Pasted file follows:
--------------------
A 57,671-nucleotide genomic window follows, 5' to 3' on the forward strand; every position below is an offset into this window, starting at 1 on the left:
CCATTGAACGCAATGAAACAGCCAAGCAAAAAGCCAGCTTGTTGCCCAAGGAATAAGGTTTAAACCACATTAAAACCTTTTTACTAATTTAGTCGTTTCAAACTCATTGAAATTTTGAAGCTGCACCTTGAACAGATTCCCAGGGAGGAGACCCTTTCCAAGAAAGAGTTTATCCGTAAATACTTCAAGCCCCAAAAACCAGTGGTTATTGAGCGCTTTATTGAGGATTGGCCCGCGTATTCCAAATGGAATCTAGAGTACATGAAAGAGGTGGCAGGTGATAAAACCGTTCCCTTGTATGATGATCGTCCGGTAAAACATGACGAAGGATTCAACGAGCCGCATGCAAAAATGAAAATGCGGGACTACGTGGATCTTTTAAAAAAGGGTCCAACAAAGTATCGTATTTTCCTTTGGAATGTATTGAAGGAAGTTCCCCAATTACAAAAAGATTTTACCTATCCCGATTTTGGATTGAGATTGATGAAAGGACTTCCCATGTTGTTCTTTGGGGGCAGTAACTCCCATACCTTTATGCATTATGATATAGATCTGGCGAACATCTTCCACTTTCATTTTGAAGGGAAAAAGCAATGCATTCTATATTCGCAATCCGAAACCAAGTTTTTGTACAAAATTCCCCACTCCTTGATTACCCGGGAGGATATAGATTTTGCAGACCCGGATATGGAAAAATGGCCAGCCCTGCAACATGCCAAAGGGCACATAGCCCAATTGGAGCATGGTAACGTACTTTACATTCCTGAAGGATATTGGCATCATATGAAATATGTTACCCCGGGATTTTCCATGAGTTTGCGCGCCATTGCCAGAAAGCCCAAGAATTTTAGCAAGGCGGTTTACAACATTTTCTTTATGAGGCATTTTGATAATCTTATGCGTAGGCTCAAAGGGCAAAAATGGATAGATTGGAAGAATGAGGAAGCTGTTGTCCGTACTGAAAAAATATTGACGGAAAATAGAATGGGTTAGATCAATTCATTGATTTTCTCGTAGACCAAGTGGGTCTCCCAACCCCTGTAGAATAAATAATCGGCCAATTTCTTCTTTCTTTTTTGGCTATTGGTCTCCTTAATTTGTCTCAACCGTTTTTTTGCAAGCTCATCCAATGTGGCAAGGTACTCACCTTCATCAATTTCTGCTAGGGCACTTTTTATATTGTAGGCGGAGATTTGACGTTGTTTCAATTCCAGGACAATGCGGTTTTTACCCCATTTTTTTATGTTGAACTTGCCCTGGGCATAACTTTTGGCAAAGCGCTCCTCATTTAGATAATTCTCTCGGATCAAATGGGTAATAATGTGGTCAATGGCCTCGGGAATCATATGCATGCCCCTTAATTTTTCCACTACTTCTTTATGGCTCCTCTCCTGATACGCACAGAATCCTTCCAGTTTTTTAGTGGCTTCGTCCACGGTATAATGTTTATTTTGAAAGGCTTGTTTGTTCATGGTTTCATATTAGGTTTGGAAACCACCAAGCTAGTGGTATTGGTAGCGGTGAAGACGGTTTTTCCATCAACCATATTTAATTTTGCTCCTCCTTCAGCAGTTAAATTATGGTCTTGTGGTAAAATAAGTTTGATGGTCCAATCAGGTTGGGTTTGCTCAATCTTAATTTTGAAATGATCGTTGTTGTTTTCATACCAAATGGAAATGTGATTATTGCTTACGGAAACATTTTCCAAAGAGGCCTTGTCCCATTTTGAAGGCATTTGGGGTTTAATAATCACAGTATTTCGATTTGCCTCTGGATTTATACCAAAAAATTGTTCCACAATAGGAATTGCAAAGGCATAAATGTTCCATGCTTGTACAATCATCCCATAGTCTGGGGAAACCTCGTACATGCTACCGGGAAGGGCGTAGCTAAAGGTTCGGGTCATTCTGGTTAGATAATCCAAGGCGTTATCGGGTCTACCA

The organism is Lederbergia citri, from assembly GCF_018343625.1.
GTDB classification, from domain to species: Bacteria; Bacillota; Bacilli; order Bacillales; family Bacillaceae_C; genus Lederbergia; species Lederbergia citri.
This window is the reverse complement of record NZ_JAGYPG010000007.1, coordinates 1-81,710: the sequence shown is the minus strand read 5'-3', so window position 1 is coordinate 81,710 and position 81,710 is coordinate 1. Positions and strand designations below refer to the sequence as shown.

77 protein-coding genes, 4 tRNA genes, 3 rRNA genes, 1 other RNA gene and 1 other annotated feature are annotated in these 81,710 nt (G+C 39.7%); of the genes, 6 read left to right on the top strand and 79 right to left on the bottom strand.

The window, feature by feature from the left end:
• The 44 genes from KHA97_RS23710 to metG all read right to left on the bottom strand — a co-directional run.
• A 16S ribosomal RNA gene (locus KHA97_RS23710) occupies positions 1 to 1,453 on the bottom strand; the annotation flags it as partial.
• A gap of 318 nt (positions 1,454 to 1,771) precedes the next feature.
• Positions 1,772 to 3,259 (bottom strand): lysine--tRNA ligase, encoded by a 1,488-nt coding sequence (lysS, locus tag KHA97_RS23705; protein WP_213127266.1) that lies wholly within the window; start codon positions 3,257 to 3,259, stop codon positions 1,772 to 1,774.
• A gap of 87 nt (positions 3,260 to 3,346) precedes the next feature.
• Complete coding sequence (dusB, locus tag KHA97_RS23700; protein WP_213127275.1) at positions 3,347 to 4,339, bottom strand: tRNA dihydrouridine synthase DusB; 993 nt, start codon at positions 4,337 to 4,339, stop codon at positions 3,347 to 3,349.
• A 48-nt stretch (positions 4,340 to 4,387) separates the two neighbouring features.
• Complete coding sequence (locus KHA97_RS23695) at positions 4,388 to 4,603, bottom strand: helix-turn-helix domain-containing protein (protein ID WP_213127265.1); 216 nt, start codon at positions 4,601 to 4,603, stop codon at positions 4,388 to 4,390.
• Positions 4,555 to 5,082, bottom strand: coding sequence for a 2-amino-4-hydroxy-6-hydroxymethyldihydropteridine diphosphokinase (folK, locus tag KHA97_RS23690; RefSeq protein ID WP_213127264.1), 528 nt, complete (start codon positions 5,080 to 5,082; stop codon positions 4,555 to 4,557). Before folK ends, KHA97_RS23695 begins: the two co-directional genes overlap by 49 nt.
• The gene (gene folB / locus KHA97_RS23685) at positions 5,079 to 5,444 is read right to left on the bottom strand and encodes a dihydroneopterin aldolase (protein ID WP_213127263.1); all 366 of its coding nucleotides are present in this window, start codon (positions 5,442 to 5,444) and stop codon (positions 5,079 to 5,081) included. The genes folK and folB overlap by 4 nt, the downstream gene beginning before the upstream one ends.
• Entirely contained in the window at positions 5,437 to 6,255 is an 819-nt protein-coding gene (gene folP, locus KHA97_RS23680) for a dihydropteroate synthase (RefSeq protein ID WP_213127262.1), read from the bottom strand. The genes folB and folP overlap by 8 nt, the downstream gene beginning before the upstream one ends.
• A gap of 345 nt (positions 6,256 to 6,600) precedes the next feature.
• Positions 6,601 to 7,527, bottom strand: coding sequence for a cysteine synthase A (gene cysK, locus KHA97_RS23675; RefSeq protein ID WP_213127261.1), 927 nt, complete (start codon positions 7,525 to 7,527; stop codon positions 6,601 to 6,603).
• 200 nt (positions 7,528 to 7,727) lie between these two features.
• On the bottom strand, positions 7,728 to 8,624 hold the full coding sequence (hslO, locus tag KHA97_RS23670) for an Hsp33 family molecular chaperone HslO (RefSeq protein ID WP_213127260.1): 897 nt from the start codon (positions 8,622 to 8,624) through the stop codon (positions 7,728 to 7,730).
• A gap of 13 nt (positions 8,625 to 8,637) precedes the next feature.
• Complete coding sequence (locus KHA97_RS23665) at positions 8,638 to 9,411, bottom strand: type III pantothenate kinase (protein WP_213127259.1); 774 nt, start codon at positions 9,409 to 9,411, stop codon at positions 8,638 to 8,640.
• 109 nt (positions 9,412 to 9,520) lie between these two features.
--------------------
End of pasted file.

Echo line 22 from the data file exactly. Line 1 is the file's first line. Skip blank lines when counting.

• On the bottom strand, positions 7,728 to 8,624 hold the full coding sequence (hslO, locus tag KHA97_RS23670) for an Hsp33 family molecular chaperone HslO (RefSeq protein ID WP_213127260.1): 897 nt from the start codon (positions 8,622 to 8,624) through the stop codon (positions 7,728 to 7,730).